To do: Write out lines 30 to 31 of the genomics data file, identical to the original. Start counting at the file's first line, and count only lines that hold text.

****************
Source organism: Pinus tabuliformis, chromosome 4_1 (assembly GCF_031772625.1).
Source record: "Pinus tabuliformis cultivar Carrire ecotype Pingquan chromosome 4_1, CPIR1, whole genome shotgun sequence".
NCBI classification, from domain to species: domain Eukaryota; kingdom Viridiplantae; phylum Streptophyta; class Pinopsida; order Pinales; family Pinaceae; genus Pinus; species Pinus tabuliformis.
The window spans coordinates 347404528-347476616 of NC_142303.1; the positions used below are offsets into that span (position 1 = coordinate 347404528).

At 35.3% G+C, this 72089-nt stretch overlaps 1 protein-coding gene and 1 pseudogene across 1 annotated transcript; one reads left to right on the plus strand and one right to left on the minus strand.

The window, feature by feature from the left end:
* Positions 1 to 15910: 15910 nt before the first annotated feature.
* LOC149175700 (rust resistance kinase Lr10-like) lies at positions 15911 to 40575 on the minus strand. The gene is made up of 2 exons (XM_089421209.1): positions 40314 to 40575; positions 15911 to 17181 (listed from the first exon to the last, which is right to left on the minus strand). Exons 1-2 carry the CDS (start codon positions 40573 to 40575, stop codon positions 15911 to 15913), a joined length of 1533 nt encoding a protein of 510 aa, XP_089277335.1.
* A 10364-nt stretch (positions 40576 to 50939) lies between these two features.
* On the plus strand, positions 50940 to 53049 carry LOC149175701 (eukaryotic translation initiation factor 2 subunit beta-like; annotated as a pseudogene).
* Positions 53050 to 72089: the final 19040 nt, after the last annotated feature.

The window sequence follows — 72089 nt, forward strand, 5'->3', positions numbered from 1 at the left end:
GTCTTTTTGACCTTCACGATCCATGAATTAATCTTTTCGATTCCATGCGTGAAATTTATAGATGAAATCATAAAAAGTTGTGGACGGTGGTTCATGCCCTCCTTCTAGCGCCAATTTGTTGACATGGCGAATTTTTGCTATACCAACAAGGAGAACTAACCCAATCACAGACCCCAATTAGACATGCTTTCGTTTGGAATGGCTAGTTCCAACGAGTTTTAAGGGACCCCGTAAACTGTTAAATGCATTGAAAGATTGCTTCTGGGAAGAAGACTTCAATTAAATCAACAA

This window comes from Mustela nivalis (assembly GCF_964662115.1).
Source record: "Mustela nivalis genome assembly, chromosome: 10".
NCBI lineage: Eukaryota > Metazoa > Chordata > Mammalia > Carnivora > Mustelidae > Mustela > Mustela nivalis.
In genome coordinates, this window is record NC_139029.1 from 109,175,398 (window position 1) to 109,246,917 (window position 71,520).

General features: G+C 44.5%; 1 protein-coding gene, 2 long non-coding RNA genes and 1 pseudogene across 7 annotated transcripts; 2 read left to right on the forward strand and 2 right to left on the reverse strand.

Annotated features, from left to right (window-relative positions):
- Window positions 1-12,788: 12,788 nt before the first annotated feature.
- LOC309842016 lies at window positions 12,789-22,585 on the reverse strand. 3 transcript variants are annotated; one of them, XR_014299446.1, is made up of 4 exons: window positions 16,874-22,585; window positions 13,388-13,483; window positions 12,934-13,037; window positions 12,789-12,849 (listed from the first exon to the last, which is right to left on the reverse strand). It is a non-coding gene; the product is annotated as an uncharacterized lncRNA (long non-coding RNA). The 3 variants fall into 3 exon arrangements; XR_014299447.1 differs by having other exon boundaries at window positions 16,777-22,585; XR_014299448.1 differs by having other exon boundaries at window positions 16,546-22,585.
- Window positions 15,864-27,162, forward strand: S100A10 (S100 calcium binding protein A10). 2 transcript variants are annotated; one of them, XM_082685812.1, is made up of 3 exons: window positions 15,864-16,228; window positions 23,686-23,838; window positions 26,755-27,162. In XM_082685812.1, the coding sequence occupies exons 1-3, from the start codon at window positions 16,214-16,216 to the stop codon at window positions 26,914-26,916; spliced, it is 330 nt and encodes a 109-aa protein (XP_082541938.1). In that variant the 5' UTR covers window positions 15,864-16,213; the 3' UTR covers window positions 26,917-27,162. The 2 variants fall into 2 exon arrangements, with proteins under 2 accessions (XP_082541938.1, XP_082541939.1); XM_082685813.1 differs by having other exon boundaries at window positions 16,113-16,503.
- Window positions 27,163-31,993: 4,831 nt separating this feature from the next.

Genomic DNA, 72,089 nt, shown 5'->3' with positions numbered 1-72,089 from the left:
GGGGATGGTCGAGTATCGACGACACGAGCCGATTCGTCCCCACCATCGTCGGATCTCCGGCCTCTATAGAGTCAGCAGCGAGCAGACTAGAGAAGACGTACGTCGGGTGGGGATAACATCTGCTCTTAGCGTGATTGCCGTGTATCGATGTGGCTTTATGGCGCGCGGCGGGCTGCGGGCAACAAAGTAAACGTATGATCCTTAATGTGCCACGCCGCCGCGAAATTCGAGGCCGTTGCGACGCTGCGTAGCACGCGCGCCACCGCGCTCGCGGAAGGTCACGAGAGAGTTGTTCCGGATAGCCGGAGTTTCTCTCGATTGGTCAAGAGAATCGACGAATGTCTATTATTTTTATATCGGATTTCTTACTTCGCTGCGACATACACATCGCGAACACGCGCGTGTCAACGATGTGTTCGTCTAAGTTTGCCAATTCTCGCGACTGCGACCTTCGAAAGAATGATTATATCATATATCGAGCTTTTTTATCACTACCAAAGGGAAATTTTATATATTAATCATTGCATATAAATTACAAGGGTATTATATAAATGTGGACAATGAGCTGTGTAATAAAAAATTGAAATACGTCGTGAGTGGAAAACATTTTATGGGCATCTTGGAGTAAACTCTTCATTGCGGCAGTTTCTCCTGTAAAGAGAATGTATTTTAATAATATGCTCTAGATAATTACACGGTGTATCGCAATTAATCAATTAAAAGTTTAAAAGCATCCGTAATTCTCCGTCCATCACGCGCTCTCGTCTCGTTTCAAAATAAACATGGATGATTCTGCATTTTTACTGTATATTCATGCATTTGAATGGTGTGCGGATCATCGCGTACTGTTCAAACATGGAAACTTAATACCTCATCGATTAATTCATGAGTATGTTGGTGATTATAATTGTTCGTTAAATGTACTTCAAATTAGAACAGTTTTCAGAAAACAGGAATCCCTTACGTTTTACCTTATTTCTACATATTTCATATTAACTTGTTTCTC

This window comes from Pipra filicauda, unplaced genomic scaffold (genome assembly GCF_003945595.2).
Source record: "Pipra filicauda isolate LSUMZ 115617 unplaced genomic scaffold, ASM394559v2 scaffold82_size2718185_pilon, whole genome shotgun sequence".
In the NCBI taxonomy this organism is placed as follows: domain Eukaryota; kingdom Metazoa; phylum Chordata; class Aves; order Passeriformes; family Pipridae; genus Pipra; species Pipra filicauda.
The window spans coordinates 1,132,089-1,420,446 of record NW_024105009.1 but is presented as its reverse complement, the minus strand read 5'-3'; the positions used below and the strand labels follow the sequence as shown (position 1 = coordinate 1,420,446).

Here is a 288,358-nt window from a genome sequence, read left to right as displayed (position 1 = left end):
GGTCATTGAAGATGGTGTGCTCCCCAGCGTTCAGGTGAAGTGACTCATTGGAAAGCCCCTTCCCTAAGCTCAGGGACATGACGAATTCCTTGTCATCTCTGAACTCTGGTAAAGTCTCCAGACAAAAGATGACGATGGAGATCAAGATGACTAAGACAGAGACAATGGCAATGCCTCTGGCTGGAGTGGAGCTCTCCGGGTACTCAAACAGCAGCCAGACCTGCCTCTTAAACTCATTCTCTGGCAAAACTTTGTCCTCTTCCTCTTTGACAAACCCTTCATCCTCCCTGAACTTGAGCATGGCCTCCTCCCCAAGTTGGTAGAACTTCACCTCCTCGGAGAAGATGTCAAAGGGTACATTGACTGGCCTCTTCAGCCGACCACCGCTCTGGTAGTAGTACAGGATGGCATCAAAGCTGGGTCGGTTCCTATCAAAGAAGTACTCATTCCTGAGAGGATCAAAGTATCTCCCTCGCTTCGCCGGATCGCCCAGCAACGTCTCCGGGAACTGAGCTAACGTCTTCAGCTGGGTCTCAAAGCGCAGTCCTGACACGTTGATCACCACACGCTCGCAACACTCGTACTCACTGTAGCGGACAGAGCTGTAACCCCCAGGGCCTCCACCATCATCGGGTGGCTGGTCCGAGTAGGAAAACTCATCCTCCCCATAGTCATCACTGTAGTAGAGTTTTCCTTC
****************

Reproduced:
Here is a 288,358-nt window from a genome sequence, read left to right as displayed (position 1 = left end):
GGTCATTGAAGATGGTGTGCTCCCCAGCGTTCAGGTGAAGTGACTCATTGGAAAGCCCCTTCCCTAAGCTCAGGGACATGACGAATTCCTTGTCATCTCTGAACTCTGGTAAAGTCTCCAGACAAAAGATGACGATGGAGATCAAGATGACTAAGACAGAGACAATGGCAATGCCTCTGGCTGGAGTGGAGCTCTCCGGGTACTCAAACAGCAGCCAGACCTGCCTCTTAAACTCATTCTCTGGCAAAACTTTGTCCTCTTCCTCTTTGACAAACCCTTCATCCTCCCTGAACTTGAGCATGGCCTCCTCCCCAAGTTGGTAGAACTTCACCTCCTCGGAGAAGATGTCAAAGGGTACATTGACTGGCCTCTTCAGCCGACCACCGCTCTGGTAGTAGTACAGGATGGCATCAAAGCTGGGTCGGTTCCTATCAAAGAAGTACTCATTCCTGAGAGGATCAAAGTATCTCCCTCGCTTCGCCGGATCGCCCAGCAACGTCTCCGGGAACTGAGCTAACGTCTTCAGCTGGGTCTCAAAGCGCAGTCCTGACACGTTGATCACCACACGCTCGCAACACTCGTACTCACTGTAGCGGACAGAGCTGTAACCCCCAGGGCCTCCACCATCATCGGGTGGCTGGTCCGAGTAGGAAAACTCATCCTCCCCATAGTCATCACTGTAGTAGAGTTTTCCTTC